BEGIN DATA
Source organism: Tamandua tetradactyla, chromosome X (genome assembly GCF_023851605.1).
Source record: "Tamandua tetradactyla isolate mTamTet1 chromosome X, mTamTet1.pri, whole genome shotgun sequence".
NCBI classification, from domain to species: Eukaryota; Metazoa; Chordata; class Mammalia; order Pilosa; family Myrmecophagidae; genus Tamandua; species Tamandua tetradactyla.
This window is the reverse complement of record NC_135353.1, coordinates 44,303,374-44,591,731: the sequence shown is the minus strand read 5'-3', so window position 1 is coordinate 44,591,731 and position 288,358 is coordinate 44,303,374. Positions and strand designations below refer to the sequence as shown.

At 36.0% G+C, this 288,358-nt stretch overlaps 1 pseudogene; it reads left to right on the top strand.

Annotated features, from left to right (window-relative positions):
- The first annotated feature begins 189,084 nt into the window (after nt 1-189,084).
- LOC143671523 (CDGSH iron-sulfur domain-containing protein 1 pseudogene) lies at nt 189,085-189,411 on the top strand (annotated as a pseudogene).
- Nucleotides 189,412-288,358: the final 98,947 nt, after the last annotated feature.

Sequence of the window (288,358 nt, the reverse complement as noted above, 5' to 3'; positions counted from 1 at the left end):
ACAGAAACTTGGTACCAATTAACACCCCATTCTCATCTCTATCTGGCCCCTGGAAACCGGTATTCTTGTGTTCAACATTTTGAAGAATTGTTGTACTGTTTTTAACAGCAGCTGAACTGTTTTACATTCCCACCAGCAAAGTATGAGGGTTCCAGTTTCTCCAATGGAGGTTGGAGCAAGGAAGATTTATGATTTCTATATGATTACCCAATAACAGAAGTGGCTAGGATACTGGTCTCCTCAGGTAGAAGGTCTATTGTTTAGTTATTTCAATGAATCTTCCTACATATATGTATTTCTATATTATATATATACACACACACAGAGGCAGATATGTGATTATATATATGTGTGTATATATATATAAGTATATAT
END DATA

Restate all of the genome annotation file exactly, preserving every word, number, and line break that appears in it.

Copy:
Source organism: Tamandua tetradactyla, chromosome X (genome assembly GCF_023851605.1).
Source record: "Tamandua tetradactyla isolate mTamTet1 chromosome X, mTamTet1.pri, whole genome shotgun sequence".
NCBI classification, from domain to species: Eukaryota; Metazoa; Chordata; class Mammalia; order Pilosa; family Myrmecophagidae; genus Tamandua; species Tamandua tetradactyla.
This window is the reverse complement of record NC_135353.1, coordinates 44,303,374-44,591,731: the sequence shown is the minus strand read 5'-3', so window position 1 is coordinate 44,591,731 and position 288,358 is coordinate 44,303,374. Positions and strand designations below refer to the sequence as shown.

At 36.0% G+C, this 288,358-nt stretch overlaps 1 pseudogene; it reads left to right on the top strand.

Annotated features, from left to right (window-relative positions):
- The first annotated feature begins 189,084 nt into the window (after nt 1-189,084).
- LOC143671523 (CDGSH iron-sulfur domain-containing protein 1 pseudogene) lies at nt 189,085-189,411 on the top strand (annotated as a pseudogene).
- Nucleotides 189,412-288,358: the final 98,947 nt, after the last annotated feature.

Sequence of the window (288,358 nt, the reverse complement as noted above, 5' to 3'; positions counted from 1 at the left end):
ACAGAAACTTGGTACCAATTAACACCCCATTCTCATCTCTATCTGGCCCCTGGAAACCGGTATTCTTGTGTTCAACATTTTGAAGAATTGTTGTACTGTTTTTAACAGCAGCTGAACTGTTTTACATTCCCACCAGCAAAGTATGAGGGTTCCAGTTTCTCCAATGGAGGTTGGAGCAAGGAAGATTTATGATTTCTATATGATTACCCAATAACAGAAGTGGCTAGGATACTGGTCTCCTCAGGTAGAAGGTCTATTGTTTAGTTATTTCAATGAATCTTCCTACATATATGTATTTCTATATTATATATATACACACACACAGAGGCAGATATGTGATTATATATATGTGTGTATATATATATAAGTATATAT